Continued improvements in physical performance are converting to cost savings on David Goodier’s 230-sow indoor unit in Lancashire.
There has been an increase of around two pigs weaned/sow/year, from 24.29 to 26.79, since he became AHDB Pork’s pilot Strategic Farm host in 2016. What’s more, the drop in cost of production in the breeding herd has been calculated at more than 3p/deadweight kg. These improvements are attributed to a combination of changes, following four open meetings in which producers and the allied industry joined David to discuss pig management and performance.
One of David’s first priorities was to reduce pre-weaning mortality, which at 15%, was above the industry average. He said: “We started doing things differently in the farrowing house to try to get this down to around 10% so that the unit could consistently wean just over 11 good piglets/litter. We achieved this within six months and have maintained these lower mortality levels for more than a year.”
AHDB Pork calculated that this reduction in pre-weaning mortality reduced the cost of production by 2.1p/dwt kg, working on a 2015 cost base and assuming all other things were equal (see table 1). David’s increase in litters/sow/year from 2.22 to 2.26 knocked a further 0.7p off production costs.
The boost in live piglets born/litter, from 12.87 to 13.2, lowered his costs by a further penny. In total, these three key improvements reduced the cost of production by 3.8p/dwt kg, based on 2015 costs.
The table also demonstrates how, at the same time, changes in sow mortality and replacement rate increased the cost of production by 0.1p/deadweight kg, while a lower weaning weight and age pushed costs up by 0.3p. Even taking into account these cost increases, the net impact of these factors was a 3.4p reduction in production cost per deadweight kg.
The cost of production calculations for key performance indicators in the rearing and finishing herd show an overall increase of 1.9p/dwt kg (see table 2).
Taking into account the impact on these costs, the production cost across the whole pig enterprise, from farrow to finish, has been reduced by 1.7p/dwt kg.
It shows how much can be learned and improved by examining both physical performance and the related costs. If you know both of these, you can use cost of production calculators to work out the effect of any management changes on costs.
David has made a major investment in a new finisher building to help cater for the increased pig numbers being produced and to enable them to take pigs to higher finished weights. The first pigs went into the building in May 2017 and pigs are now being individually tagged and then weighed at birth, weaning and a week before slaughter.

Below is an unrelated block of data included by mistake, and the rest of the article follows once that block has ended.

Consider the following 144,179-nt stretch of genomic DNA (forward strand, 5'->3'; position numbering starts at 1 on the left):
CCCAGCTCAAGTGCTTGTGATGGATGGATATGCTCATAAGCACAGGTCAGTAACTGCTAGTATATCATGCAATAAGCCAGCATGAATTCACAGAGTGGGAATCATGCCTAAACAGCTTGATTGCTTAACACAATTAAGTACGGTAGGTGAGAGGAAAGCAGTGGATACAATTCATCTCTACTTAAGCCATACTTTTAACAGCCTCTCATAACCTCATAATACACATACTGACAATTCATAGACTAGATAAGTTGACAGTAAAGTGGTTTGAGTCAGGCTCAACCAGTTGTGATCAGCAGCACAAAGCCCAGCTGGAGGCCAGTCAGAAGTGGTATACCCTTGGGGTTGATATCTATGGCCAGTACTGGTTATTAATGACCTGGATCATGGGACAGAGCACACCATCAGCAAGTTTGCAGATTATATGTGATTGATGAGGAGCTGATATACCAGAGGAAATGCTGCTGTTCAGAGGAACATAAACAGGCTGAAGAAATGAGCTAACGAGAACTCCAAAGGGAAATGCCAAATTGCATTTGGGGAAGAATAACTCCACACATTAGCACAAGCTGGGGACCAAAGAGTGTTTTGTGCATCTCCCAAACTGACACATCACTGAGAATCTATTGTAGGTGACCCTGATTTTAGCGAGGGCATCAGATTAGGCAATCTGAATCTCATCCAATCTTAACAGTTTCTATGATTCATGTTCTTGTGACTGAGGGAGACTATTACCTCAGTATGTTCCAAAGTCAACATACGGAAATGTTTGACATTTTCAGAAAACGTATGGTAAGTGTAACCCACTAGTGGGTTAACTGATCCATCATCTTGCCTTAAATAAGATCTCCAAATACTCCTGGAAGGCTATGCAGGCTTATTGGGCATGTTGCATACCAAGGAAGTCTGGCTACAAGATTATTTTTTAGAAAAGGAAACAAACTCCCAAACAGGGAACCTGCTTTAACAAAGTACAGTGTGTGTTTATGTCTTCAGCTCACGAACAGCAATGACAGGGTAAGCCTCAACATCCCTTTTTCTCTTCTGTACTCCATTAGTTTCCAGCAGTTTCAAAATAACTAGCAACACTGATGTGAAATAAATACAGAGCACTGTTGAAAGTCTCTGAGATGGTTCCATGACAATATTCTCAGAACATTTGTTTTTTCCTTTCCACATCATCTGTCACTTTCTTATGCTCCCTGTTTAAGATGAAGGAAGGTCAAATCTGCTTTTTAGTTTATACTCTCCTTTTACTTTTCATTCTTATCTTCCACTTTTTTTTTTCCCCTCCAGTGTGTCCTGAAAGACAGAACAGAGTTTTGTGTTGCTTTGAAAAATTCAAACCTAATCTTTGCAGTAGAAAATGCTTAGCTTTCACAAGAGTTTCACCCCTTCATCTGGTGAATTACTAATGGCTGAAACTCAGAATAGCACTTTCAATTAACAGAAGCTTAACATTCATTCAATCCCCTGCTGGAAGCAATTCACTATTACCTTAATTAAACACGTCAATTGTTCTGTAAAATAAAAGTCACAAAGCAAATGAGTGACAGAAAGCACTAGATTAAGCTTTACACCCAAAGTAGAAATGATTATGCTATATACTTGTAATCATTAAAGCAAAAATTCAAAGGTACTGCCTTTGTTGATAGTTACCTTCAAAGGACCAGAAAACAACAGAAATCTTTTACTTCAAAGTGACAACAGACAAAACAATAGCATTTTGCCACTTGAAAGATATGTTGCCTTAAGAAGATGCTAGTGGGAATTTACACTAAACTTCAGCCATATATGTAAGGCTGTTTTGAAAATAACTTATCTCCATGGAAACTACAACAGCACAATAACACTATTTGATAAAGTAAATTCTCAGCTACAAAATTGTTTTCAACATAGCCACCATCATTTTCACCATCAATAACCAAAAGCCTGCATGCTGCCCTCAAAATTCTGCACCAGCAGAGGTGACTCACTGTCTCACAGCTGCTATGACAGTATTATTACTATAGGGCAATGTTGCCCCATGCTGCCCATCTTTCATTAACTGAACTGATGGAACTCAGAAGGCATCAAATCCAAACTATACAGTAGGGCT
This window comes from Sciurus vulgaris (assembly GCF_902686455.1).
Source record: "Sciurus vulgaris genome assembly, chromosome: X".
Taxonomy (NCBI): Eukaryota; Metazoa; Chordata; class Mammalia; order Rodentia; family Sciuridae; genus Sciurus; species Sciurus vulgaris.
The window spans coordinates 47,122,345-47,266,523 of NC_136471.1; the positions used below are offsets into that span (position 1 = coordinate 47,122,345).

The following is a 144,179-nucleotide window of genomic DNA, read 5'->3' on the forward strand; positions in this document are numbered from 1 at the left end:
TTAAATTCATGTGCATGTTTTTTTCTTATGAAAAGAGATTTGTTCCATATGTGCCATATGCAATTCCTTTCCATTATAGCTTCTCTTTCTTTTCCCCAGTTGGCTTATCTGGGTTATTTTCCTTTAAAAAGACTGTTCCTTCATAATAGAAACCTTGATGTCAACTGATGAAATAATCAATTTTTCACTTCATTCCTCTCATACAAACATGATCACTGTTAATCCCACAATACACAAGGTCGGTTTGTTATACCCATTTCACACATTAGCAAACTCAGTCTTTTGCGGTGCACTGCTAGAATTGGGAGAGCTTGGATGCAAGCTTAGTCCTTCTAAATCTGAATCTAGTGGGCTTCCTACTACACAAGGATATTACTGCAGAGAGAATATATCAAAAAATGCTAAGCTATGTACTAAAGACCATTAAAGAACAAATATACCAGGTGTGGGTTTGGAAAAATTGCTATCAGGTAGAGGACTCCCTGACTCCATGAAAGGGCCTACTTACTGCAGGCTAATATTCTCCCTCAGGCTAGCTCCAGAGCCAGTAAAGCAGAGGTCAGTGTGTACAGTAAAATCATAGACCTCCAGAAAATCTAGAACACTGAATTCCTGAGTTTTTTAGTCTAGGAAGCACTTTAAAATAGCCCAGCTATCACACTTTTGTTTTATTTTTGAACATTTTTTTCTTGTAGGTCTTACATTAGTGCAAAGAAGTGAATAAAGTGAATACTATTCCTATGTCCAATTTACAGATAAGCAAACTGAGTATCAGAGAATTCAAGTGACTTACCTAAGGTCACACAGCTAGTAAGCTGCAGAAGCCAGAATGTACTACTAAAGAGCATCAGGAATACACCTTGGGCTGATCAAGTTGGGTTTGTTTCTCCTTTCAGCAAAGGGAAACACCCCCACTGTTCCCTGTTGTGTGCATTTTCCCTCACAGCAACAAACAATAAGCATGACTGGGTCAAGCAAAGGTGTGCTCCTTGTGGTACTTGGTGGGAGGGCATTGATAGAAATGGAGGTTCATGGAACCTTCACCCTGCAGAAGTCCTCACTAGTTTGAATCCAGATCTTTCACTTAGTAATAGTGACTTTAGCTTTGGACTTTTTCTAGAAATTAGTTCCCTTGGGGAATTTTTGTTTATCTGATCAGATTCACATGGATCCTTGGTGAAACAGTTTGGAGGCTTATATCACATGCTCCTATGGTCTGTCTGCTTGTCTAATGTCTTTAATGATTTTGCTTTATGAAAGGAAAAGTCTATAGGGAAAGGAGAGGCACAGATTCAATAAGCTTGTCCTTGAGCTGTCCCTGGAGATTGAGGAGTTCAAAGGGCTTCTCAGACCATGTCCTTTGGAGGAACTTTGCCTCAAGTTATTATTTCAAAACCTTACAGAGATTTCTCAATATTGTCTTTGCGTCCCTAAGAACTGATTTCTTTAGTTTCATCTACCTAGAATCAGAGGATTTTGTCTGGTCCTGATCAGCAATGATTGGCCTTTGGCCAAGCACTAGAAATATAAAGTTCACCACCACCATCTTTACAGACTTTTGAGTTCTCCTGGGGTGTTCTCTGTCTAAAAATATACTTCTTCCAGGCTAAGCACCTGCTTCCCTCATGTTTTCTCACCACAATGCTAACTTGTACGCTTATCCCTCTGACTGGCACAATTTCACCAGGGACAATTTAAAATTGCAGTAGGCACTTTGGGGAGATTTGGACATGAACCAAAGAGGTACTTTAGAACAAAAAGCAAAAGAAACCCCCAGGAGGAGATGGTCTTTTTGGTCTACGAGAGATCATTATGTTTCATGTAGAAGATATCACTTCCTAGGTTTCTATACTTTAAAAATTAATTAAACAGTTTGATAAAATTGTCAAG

Weighing litters individually at weaning is key to understanding patterns of variation in the finisher herd so that variation can start to be reduced. The variation among a group of weaned piglets typically starts at around 20% and this needs to be reduced throughout the rearing and finishing periods.
This process of review, closer monitoring and analysis that comes with being a Strategic Farm has been positive for David. He said: “I’ve spent much more time analysing figures. While it’s taken me away from doing the farming, it has been good as it’s helped us to get to the bottom of things that perhaps we’ve swept under the carpet before. We’re reaping the benefits now with improved reproductive performance and better growth rates.”
Supplementary milk for weaned piglets
An Opticare supplementary milk feeding system for piglets was installed in some of the farrowing pens in the autumn. Initial results indicated improved creep intake and show an increase in total litter weight and individual piglet weight.
The first batch weaned using the milk feeding system weighed 93kg/sow, compared with typically around 83kg before. The second batch saw a further increase in weight to 102kg/sow.
Weaning weight per pig has increased from 7.5 to 8kg. This will be measured in more detail in the coming months.
“A major priority is now to work on gilt performance and retention to further improve the numbers born per litter and over the whole lifetime of each sow,” said AHDB Pork knowledge exchange manager Angela Cliff. “David’s recorded data originally showed consistently low numbers born in the second litter with 36% of sows having an average total born less than 10.
“However, there are already more gilts being retained to their second parity this year than last year, following a number of improvements throughout the breeding herd. This should start to improve the overall herd make up and parity profile, with fewer sows in the later parities and more sows in the most productive parities.”
Gilt nutrition is an area that’s been pinpointed for review. David’s team is working on adjusting gilts’ diets, having had a good look at the current feed curve and gilt condition at different stages of the production cycle. For example, they’ve found gilts’ condition score has tended to be too high at farrowing and too low at weaning.
Measuring out the daily feed allowance more accurately to ensure the quantities are consistently right and regularly calibrating the feeding bucket are two further practical changes. To help monitor condition, the team has started weighing parity 1 and parity 2 sows going in to the farrowing house and again post-weaning.
They are also measuring back fat. The condition of parity 1 sows has already improved, as have conception rates, which have gone from 79% to 90%.
This focus on young sow management is also shared by producers taking part in Gilt Watch, a new AHDB Farm Excellence initiative to help the industry improve gilt retention and lifetime output of sows.